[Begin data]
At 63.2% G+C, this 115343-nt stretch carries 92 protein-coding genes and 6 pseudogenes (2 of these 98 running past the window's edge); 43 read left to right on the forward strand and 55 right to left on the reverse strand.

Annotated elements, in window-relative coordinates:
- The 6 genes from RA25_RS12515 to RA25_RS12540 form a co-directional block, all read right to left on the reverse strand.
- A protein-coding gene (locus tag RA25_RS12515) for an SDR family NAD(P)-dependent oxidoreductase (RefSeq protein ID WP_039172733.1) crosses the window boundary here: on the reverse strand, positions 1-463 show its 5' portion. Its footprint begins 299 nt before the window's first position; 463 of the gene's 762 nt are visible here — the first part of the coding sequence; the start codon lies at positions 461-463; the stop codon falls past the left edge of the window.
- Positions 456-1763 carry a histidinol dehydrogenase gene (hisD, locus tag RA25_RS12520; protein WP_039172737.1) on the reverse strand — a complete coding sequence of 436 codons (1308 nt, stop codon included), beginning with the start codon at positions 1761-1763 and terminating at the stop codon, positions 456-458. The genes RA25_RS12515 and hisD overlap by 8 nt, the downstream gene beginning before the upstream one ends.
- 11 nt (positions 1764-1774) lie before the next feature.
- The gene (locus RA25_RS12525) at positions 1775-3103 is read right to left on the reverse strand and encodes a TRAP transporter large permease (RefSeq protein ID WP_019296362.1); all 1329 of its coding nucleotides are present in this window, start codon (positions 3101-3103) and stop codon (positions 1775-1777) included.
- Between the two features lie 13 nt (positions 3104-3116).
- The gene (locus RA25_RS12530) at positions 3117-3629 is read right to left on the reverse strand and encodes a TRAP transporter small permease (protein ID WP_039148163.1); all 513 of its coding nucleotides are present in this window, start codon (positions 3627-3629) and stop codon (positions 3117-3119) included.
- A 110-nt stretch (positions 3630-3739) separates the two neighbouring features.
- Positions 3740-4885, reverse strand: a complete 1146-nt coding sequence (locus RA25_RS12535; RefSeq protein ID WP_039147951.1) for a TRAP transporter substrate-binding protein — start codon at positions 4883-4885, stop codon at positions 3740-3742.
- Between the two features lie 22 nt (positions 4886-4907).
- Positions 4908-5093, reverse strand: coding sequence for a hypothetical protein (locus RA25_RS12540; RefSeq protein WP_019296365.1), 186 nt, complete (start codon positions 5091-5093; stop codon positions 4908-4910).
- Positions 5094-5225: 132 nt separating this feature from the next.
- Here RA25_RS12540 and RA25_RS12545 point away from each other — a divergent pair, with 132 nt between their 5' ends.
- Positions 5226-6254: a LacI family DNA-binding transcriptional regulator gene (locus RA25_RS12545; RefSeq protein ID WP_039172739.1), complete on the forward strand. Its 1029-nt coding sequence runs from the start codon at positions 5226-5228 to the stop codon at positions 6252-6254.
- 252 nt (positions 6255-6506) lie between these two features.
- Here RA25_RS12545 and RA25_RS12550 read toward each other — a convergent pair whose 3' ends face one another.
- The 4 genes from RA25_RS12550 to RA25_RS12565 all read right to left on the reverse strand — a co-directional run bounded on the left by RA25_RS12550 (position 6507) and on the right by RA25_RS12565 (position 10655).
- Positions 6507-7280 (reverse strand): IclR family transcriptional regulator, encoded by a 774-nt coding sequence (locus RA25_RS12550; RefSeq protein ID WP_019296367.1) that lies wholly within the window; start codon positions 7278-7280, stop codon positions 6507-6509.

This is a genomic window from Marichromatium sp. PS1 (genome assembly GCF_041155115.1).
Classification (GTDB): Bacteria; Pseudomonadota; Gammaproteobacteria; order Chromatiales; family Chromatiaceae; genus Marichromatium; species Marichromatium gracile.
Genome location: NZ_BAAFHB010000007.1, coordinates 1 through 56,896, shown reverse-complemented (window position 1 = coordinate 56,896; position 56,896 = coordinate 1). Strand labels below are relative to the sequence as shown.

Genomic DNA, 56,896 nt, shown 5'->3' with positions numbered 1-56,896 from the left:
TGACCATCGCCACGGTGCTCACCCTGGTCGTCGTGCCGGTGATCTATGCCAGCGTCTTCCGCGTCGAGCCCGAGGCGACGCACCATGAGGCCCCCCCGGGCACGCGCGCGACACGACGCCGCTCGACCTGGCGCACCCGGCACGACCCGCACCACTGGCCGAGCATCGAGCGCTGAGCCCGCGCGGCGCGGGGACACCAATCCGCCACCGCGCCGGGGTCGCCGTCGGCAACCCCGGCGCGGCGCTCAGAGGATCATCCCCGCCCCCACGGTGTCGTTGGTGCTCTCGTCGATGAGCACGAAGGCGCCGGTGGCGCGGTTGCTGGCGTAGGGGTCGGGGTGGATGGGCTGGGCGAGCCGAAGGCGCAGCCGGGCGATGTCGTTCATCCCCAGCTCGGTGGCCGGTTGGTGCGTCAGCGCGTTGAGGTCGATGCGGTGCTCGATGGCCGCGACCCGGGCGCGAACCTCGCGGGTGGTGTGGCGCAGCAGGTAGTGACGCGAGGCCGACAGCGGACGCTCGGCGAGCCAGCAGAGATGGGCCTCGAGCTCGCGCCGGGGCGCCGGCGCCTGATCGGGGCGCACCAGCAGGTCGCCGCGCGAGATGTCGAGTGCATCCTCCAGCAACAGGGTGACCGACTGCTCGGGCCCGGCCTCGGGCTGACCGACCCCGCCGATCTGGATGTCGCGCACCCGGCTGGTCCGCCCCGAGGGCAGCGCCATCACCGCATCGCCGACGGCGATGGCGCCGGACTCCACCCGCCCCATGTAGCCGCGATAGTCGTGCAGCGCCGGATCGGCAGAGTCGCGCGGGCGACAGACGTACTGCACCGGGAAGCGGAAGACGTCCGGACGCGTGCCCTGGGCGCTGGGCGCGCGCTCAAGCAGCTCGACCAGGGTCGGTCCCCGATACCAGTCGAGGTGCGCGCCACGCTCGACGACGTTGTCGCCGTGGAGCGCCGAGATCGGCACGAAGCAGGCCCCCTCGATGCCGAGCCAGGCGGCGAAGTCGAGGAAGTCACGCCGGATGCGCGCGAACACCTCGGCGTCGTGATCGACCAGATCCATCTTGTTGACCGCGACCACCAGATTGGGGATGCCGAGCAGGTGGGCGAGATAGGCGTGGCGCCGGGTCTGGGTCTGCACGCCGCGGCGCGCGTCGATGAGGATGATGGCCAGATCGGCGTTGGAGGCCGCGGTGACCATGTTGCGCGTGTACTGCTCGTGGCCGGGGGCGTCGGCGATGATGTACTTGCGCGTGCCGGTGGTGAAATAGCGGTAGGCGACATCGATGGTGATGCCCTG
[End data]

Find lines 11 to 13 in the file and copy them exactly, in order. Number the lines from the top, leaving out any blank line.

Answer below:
- Positions 3740-4885, reverse strand: a complete 1146-nt coding sequence (locus RA25_RS12535; RefSeq protein ID WP_039147951.1) for a TRAP transporter substrate-binding protein — start codon at positions 4883-4885, stop codon at positions 3740-3742.
- Between the two features lie 22 nt (positions 4886-4907).
- Positions 4908-5093, reverse strand: coding sequence for a hypothetical protein (locus RA25_RS12540; RefSeq protein WP_019296365.1), 186 nt, complete (start codon positions 5091-5093; stop codon positions 4908-4910).